The Guardian

14 thoughts on “10 lies we’re told about welfare

  1. wildthing666 says:

    Lie #1 is the reduction really 14% of £53 or is it 14% of the house rent? IMHO it is 14% of the house rent, so using my 2 bed flat as an example then after the new taxes they bought in he would have £17.74 APPROX less than that to pay for water, gas, electric and food about £35 a week add that like council tax they expect some bills to be paid over 10 months not 12 then he would have £7 per week for council tax leaving just £28 per week the gas,electric,water and food or an average of just just £7 per bill per week. Seems it doesn’t take much to prove IDS is totally stupid

    1. wildthing666 says:

      Think I may have added the council tax twice, but even @ £35 per week he wouldn’t do it.

  2. jed goodright says:

    It comes to something when it’s a celebrity getting angry about what is happening in this country whilst the labour party say and do FUCK ALL

  3. kelpiemare says:

    IDS, Godeon Osborne, David Cameron et al are, purely and simply, are absolute liars.
    IDS could live on £53pw….really? Hm £7 per day. Well, matey, my electricity costs average out at £8 per day. (Old farmhouse…..and winter has been Baltic.) So, Tory liars, should we heat our home or eat?

    Better still, why don’t y’all f*** off and grow up.

  4. Peachy says:

    Thank you Ricky. I am a Carer married to a man with a small business, 3 of our children ahve special needs and on FFriday we might find out why as we get the results of tests we have waited for since August. We know 2 have autism already. O er the apst few eyars we have worked our butts off caring for the boys, studying alongside working (me for a part time MA in Auutism, husband completes his degree in teh same field as his business in June). And yet we are, apparently, lazy scroungers. How? We worked hard, paid our dues, the business was established when amrk was made redundant rather than be made jobless. This last lot of cuts don’t hit us too abd as we are in a privately rented house, but i dread when my sons need to claim PIP, pretty sure then one on High Rate DLA won’t get it becuase of how it’s now worded ( a teenager who has never beeen able to leave the house without supervision and attends a special school unit). When universal credit comes in it will make the bbusiness so very much harder to run, adds a lot to admin and requires Mark to take on extra work if profits are low- he already does a 70 hour week. I can’t even find an answer on what would happen if I tried to complete my CV with a special needs teaching qualification, something I might manage around the boys as they get older. it’s ridiculous, unfair and quite, quite cruel.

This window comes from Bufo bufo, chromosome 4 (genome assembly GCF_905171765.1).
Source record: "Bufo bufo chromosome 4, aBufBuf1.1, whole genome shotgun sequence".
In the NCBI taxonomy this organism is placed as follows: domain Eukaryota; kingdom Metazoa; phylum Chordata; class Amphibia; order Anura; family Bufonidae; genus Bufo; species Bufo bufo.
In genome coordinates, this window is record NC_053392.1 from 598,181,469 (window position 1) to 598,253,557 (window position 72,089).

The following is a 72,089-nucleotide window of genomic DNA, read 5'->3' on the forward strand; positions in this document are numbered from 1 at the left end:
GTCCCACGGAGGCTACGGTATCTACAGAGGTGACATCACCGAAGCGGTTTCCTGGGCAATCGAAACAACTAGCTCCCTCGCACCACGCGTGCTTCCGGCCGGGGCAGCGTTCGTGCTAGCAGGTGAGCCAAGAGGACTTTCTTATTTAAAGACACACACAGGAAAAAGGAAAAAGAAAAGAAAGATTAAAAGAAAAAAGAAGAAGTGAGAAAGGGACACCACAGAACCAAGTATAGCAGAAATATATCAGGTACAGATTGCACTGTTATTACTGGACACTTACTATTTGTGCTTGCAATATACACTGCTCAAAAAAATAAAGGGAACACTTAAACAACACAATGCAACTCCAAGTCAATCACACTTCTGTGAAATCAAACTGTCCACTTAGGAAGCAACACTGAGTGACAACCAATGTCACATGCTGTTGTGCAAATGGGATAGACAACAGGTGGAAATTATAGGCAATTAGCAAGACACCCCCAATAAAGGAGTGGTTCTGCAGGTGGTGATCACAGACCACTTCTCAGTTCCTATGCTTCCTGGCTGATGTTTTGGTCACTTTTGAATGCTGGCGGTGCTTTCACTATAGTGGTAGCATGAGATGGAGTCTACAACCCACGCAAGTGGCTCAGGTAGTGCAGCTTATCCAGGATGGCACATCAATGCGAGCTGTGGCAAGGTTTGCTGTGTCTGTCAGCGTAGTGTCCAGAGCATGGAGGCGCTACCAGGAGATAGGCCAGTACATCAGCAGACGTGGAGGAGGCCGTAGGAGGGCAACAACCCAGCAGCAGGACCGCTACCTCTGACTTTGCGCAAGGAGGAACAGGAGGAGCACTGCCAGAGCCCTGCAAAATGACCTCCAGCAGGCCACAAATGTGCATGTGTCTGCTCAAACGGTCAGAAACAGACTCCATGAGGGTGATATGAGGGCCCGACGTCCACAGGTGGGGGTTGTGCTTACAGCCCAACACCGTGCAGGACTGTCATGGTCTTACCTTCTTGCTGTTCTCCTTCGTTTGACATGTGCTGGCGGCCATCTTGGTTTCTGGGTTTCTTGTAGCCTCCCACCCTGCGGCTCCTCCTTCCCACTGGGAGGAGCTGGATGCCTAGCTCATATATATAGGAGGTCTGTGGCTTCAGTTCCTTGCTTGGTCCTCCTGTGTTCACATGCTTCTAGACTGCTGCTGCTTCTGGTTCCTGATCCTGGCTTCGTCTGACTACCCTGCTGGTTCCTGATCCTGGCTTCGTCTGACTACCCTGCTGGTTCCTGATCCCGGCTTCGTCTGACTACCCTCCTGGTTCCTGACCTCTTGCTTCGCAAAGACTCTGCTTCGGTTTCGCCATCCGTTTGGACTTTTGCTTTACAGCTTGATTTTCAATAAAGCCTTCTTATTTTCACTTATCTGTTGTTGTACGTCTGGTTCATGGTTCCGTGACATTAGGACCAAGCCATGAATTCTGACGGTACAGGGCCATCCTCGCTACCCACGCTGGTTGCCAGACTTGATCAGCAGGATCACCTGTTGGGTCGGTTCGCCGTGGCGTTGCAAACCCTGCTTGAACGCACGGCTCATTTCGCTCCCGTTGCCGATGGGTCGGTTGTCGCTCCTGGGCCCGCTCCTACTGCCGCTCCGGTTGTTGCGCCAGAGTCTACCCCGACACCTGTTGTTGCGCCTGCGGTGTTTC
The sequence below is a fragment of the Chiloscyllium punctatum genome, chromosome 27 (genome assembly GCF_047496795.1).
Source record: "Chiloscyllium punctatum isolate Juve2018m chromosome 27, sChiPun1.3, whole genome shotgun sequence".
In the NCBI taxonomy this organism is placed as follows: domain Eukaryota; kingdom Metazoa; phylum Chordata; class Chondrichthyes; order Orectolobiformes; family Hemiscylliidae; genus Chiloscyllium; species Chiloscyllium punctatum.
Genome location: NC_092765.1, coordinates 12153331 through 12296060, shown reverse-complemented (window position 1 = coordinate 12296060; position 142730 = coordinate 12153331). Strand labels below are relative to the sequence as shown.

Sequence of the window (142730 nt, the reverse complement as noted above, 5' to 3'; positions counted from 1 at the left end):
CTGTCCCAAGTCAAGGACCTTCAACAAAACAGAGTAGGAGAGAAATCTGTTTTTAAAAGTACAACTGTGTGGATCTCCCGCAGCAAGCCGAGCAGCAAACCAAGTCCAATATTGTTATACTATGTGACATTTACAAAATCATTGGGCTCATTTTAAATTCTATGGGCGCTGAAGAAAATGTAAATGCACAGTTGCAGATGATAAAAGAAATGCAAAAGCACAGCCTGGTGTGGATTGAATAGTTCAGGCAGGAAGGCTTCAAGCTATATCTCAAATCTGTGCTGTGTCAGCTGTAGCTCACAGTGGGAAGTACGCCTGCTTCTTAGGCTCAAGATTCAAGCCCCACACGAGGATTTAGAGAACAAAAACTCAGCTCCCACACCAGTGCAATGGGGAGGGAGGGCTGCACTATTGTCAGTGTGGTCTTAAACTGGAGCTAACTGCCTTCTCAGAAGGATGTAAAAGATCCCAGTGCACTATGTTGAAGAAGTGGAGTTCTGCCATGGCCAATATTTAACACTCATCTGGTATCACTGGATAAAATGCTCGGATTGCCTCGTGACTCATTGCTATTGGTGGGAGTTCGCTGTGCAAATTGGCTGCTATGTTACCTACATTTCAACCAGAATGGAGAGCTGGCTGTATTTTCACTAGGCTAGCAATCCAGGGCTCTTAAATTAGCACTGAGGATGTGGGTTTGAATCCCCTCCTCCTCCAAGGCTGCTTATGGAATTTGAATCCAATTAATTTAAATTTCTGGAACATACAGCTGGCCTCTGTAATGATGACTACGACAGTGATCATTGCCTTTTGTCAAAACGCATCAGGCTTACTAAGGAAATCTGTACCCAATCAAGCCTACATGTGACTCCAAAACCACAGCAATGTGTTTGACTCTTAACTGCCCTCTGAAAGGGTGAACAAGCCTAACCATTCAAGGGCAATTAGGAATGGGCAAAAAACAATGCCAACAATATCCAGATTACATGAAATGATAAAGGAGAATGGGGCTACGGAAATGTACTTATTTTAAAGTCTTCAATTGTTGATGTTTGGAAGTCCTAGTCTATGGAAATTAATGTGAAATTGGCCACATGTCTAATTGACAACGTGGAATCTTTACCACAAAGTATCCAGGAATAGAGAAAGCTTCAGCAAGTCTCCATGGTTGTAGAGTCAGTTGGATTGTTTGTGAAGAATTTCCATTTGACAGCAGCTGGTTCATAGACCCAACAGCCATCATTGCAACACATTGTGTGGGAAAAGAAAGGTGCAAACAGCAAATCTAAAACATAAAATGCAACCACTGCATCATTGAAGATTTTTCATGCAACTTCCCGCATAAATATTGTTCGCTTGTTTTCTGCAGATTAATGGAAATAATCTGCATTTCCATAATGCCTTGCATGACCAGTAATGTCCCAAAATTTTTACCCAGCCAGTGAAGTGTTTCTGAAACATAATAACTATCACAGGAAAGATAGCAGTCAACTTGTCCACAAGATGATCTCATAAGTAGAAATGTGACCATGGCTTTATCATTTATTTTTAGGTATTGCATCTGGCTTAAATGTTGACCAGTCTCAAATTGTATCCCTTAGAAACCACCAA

5. Ray Smith says:

    I too back the sentiments in the Unite Our WelfareWorks campaign but like most things that come from Unite these days its no more than meaningless words without concrete actions. This time the words are seemingly designed to put a a bit of spin on McClusky’s election campaign. For example since 2001 Unite gave Labour £41 million with no demands for any promise of substantial returns. In the meanwhile ther Labour government destroyed the protection afforded by the 1974 Consumer Credit Act to please the bosses, bankers and financiers. Meanwhile Unite general secretaries live millionaire lifestyles compared the vast majority of the membership who live on the minimum wage, no wage or benefits. For this and lots of others reasons I support Jerry Hicks.

  6. Annos says:

    “On April 1, the new Health and Social Care Act came into effect. This overturns the 1946 legislation that founded the NHS as a provider of free, universal health care. Clause 12 of the act states that the government, via the secretary of state for health, no longer has a legal “duty to provide” a comprehensive health service. Instead newly created Clinical Commissioning Groups (CCGs) merely have a “duty to arrange” health care.”


  7. Kevin Mullins says:

    Hi Ricky
    hope you soon get justice for the stitch up you and your comrades have endured all these years. Thanks for giving your time to the campaign.

  8. Humanity2012 says:

    It is those Westminster Scum Politicians who have been on the Expenses Gravytrain
    who are the Real Scroungers

    They Piss me Off

    Increase Welfare and Stuff the Wasting of Billions on Warfare in Afghanistan